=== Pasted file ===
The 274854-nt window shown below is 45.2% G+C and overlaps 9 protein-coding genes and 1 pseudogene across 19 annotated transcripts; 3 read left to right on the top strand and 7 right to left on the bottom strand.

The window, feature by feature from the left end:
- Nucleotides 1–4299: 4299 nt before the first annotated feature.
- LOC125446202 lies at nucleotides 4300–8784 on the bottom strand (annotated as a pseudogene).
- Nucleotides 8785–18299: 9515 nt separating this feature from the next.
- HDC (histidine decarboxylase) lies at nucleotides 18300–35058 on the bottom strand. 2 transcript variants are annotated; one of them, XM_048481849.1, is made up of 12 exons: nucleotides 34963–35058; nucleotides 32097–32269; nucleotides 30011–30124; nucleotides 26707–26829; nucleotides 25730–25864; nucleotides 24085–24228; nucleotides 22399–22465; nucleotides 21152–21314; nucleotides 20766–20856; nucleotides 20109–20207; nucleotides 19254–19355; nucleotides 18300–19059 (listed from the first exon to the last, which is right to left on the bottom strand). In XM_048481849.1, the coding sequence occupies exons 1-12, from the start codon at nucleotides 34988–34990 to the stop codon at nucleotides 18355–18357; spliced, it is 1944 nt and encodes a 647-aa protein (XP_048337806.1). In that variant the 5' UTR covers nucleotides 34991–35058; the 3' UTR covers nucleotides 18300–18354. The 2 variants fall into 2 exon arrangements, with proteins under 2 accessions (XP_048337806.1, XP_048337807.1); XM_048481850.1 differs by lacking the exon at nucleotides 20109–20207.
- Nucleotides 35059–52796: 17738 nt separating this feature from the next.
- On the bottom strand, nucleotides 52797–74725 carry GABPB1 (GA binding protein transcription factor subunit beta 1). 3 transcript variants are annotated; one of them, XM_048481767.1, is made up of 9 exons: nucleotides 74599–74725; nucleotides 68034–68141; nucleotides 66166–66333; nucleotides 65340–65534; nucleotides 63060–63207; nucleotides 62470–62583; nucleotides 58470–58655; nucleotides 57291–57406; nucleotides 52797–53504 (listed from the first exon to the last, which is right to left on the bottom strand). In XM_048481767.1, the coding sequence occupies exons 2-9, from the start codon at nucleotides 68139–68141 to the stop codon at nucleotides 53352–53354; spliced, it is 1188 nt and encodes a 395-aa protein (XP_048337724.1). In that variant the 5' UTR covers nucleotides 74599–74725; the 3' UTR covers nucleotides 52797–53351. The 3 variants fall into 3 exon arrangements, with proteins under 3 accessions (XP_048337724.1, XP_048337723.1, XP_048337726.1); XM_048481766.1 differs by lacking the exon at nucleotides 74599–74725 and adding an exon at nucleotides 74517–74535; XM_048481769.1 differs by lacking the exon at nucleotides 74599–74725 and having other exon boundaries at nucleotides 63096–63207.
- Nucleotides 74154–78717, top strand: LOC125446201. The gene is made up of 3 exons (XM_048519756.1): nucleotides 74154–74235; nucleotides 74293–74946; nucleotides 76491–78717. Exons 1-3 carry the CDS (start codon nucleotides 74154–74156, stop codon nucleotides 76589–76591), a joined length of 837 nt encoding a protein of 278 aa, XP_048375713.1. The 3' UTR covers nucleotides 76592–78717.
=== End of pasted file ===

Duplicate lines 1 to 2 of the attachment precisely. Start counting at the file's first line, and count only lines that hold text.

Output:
The 274854-nt window shown below is 45.2% G+C and overlaps 9 protein-coding genes and 1 pseudogene across 19 annotated transcripts; 3 read left to right on the top strand and 7 right to left on the bottom strand.

The window, feature by feature from the left end: